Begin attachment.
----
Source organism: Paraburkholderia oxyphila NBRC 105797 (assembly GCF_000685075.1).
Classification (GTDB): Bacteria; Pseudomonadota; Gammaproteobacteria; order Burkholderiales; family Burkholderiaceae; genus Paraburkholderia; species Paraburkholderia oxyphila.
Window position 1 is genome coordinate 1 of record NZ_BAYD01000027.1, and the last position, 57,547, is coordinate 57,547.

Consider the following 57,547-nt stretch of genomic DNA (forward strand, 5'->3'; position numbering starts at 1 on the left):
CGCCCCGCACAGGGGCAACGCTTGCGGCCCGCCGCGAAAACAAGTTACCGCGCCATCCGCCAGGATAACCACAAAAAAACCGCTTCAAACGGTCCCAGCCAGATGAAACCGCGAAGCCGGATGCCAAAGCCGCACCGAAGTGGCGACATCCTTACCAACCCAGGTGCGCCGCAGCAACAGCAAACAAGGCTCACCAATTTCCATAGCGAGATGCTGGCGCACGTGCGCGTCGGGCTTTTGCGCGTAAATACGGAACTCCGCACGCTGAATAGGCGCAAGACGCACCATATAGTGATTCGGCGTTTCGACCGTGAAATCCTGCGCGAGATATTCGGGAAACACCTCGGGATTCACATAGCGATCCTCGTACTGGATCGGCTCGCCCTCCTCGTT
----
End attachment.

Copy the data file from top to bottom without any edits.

Source organism: Paraburkholderia oxyphila NBRC 105797 (assembly GCF_000685075.1).
Classification (GTDB): Bacteria; Pseudomonadota; Gammaproteobacteria; order Burkholderiales; family Burkholderiaceae; genus Paraburkholderia; species Paraburkholderia oxyphila.
Window position 1 is genome coordinate 1 of record NZ_BAYD01000027.1, and the last position, 57,547, is coordinate 57,547.

Consider the following 57,547-nt stretch of genomic DNA (forward strand, 5'->3'; position numbering starts at 1 on the left):
CGCCCCGCACAGGGGCAACGCTTGCGGCCCGCCGCGAAAACAAGTTACCGCGCCATCCGCCAGGATAACCACAAAAAAACCGCTTCAAACGGTCCCAGCCAGATGAAACCGCGAAGCCGGATGCCAAAGCCGCACCGAAGTGGCGACATCCTTACCAACCCAGGTGCGCCGCAGCAACAGCAAACAAGGCTCACCAATTTCCATAGCGAGATGCTGGCGCACGTGCGCGTCGGGCTTTTGCGCGTAAATACGGAACTCCGCACGCTGAATAGGCGCAAGACGCACCATATAGTGATTCGGCGTTTCGACCGTGAAATCCTGCGCGAGATATTCGGGAAACACCTCGGGATTCACATAGCGATCCTCGTACTGGATCGGCTCGCCCTCCTCGTT